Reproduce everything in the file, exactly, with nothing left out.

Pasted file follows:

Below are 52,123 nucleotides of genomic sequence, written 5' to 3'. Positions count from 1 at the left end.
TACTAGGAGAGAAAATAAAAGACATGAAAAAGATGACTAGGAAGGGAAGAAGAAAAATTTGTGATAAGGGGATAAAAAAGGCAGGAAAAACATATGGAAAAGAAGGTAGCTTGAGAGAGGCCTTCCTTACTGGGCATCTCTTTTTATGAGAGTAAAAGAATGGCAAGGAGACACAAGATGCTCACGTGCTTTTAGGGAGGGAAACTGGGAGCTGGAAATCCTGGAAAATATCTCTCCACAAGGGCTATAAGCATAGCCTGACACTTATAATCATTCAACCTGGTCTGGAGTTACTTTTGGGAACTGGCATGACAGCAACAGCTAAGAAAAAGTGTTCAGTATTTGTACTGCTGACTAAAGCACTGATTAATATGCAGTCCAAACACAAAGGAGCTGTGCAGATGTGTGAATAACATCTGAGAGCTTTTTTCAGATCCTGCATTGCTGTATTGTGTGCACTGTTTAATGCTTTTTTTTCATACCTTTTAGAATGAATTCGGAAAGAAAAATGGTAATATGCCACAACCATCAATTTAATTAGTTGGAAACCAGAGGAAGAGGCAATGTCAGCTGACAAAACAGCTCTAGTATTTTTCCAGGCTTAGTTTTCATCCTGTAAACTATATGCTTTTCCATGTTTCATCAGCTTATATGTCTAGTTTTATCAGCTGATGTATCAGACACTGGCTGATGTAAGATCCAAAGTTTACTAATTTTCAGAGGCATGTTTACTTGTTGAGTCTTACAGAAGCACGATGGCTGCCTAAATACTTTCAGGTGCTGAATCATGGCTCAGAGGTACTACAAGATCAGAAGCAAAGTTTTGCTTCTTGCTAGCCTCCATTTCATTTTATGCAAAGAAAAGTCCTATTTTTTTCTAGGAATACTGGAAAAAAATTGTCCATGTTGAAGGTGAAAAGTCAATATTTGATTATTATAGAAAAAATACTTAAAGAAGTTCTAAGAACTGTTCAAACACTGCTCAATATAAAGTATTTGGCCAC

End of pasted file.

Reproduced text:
Below are 52,123 nucleotides of genomic sequence, written 5' to 3'. Positions count from 1 at the left end.
TACTAGGAGAGAAAATAAAAGACATGAAAAAGATGACTAGGAAGGGAAGAAGAAAAATTTGTGATAAGGGGATAAAAAAGGCAGGAAAAACATATGGAAAAGAAGGTAGCTTGAGAGAGGCCTTCCTTACTGGGCATCTCTTTTTATGAGAGTAAAAGAATGGCAAGGAGACACAAGATGCTCACGTGCTTTTAGGGAGGGAAACTGGGAGCTGGAAATCCTGGAAAATATCTCTCCACAAGGGCTATAAGCATAGCCTGACACTTATAATCATTCAACCTGGTCTGGAGTTACTTTTGGGAACTGGCATGACAGCAACAGCTAAGAAAAAGTGTTCAGTATTTGTACTGCTGACTAAAGCACTGATTAATATGCAGTCCAAACACAAAGGAGCTGTGCAGATGTGTGAATAACATCTGAGAGCTTTTTTCAGATCCTGCATTGCTGTATTGTGTGCACTGTTTAATGCTTTTTTTTCATACCTTTTAGAATGAATTCGGAAAGAAAAATGGTAATATGCCACAACCATCAATTTAATTAGTTGGAAACCAGAGGAAGAGGCAATGTCAGCTGACAAAACAGCTCTAGTATTTTTCCAGGCTTAGTTTTCATCCTGTAAACTATATGCTTTTCCATGTTTCATCAGCTTATATGTCTAGTTTTATCAGCTGATGTATCAGACACTGGCTGATGTAAGATCCAAAGTTTACTAATTTTCAGAGGCATGTTTACTTGTTGAGTCTTACAGAAGCACGATGGCTGCCTAAATACTTTCAGGTGCTGAATCATGGCTCAGAGGTACTACAAGATCAGAAGCAAAGTTTTGCTTCTTGCTAGCCTCCATTTCATTTTATGCAAAGAAAAGTCCTATTTTTTTCTAGGAATACTGGAAAAAAATTGTCCATGTTGAAGGTGAAAAGTCAATATTTGATTATTATAGAAAAAATACTTAAAGAAGTTCTAAGAACTGTTCAAACACTGCTCAATATAAAGTATTTGGCCAC